Psychosocial paradoxes of violence Cover Image

Psychospołeczne paradoksy przemocy
Psychosocial paradoxes of violence

Author(s): Anna Czerniak
Subject(s): Social psychology and group interaction, Crowd Psychology: Mass phenomena and political interactions, Studies in violence and power, Victimology
Published by: Oficyna Wydawnicza KA AFM
Keywords: violence; scapegoat; Stockholm Syndrome; blaming the victims; the belief in a just world;

Summary/Abstract: The paper presents several paradoxes related to violence and their psychosocial explanations. The goal was not to deny the common knowledge, but to find a more complete description and better understanding of this complex phenomenon. In opposition to the uncontested perception of violence as a phenomenon ruining human relationships, there was highlighted its role as a factor in consolidating the group – collective violence against „them” in a situation of conflict, and particularly violence against the „scapegoat”. Recalling the views of Rene Girard, collective murder committed upon a scapegoat was presented as part of the founding mechanism of society. Also, the unique and amazing bond can connect to the victim and his/her pursuer. Some psychological explanation for the phenomenon of „Stockholm Syndrome” were presented – a classic: from the psychoanalytic perspective and its reinterpretation on the grounds of social psychology. The second topic is associated with social perception of the victim of violence – there were presented psychological mechanisms, explaining why, instead of getting compassion and help, the victim is often humiliated, accused of provocation and blamed. This unjust judgment paradoxically is associated with sharing „belief in a just world” from Mervin Lerner’s theory. Another paradox relates to helping victims of violence. Firstly the aid may be undesirable and rejected by the victim, secondly, helping can caused additional suffering (the phenomenon of „secondary victimization”), and thirdly, persons who try to help can drop in the trap of satisfying their own selfish needs.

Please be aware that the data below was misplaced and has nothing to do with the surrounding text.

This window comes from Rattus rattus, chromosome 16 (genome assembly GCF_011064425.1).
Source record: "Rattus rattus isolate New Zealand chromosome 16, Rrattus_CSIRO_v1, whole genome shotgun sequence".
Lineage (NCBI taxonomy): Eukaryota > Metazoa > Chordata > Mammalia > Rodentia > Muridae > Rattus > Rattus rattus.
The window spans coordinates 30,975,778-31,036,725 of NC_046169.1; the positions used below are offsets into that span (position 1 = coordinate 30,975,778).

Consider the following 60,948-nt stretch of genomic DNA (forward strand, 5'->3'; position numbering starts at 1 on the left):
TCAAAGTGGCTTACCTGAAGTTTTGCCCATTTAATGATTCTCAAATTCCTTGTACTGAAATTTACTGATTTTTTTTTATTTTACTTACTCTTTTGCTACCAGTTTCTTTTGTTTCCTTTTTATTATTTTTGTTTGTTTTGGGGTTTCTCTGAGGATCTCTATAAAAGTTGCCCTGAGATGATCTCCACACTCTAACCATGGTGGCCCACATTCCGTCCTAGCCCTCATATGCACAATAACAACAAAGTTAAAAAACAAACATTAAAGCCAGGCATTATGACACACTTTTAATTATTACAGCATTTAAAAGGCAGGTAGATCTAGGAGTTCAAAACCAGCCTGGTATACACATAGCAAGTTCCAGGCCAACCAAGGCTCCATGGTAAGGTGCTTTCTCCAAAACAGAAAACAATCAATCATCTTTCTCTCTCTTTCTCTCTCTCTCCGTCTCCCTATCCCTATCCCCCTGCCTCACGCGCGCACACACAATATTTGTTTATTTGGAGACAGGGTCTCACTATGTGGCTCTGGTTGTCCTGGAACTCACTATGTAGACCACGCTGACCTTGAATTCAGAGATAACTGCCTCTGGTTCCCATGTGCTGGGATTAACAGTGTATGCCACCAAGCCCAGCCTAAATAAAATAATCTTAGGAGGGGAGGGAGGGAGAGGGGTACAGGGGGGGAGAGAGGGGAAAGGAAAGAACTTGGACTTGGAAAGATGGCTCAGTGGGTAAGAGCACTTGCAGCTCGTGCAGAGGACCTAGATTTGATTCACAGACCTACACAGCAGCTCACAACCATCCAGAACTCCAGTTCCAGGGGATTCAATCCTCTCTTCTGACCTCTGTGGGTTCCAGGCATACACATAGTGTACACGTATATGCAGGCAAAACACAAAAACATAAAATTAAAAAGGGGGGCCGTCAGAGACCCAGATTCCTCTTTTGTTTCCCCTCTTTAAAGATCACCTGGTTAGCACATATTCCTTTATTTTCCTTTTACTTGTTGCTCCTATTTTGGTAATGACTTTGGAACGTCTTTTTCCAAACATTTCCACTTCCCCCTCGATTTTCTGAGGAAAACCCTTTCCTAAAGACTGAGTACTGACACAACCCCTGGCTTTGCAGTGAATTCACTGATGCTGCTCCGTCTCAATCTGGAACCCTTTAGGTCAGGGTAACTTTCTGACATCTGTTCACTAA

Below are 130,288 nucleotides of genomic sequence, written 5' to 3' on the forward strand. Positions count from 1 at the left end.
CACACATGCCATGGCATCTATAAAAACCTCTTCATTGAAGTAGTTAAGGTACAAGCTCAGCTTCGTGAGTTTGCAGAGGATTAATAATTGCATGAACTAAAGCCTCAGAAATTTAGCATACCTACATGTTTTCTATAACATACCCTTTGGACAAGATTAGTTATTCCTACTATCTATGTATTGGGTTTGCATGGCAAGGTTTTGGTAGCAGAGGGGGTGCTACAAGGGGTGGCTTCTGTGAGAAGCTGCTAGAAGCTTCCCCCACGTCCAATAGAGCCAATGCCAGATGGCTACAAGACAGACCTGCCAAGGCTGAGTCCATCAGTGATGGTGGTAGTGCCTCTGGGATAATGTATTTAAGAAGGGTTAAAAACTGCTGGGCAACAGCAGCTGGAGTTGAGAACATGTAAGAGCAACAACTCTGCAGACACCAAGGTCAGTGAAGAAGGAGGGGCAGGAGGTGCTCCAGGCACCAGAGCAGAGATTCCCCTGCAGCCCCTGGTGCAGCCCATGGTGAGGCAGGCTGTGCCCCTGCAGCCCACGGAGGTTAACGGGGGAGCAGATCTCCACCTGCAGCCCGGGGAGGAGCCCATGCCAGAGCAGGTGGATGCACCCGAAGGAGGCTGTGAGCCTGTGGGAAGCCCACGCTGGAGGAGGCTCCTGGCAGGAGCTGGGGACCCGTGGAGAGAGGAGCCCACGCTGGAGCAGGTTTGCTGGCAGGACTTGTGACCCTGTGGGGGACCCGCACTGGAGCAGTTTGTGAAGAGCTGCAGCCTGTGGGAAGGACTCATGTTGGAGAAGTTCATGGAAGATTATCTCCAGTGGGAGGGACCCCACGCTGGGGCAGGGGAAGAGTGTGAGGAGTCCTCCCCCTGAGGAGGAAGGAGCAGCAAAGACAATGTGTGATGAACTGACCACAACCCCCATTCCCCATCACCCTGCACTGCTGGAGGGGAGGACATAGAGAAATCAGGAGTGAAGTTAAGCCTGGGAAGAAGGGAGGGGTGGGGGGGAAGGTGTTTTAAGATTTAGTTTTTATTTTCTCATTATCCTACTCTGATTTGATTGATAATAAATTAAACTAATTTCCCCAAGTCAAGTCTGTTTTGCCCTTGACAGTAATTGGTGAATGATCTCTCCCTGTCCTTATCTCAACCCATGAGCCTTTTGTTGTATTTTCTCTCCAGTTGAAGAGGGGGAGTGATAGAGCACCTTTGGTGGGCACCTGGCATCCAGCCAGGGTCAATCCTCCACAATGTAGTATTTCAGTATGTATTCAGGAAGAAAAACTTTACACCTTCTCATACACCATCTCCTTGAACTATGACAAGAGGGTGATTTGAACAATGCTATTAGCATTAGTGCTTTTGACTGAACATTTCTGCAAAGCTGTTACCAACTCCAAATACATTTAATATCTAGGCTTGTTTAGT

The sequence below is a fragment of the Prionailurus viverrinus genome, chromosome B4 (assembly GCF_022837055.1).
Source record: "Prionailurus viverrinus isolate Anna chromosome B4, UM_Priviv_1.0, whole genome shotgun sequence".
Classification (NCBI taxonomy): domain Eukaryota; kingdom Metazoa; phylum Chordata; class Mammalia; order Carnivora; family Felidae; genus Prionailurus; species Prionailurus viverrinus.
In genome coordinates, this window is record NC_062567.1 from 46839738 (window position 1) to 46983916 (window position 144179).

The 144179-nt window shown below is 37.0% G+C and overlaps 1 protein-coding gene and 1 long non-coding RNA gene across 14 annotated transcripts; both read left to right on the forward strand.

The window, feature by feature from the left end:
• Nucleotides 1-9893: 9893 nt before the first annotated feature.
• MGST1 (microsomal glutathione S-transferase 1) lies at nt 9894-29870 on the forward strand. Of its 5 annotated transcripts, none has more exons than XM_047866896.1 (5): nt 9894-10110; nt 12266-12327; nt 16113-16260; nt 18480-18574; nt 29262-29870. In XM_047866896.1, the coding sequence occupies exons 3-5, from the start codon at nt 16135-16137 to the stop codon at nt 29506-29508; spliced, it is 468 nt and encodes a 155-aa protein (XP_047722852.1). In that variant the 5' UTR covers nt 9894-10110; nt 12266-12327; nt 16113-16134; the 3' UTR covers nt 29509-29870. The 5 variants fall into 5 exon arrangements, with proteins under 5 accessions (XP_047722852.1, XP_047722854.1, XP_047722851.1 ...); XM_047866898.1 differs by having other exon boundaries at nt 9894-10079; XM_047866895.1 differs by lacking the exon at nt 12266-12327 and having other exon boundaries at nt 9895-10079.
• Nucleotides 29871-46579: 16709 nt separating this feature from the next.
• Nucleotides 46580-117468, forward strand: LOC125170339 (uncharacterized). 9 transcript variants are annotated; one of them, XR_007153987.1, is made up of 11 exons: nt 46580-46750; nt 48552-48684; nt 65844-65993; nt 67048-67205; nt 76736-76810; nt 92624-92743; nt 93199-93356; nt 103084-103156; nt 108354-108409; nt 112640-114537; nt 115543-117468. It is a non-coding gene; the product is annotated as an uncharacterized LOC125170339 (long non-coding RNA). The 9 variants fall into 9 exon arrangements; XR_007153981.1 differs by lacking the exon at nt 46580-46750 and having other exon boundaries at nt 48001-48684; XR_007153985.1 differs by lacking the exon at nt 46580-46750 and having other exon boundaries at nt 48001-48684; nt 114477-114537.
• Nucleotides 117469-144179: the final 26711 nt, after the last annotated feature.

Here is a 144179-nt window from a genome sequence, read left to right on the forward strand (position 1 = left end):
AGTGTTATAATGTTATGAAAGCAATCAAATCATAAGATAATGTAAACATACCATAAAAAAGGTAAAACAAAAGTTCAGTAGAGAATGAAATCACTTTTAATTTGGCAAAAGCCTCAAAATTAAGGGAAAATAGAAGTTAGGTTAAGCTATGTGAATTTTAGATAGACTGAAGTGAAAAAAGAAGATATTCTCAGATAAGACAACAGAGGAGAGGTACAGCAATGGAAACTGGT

• Issue Year: XIV/2014
  • Issue No: 2
  • Page Range: 49-64
  • Page Count: 16
  • Language: Polish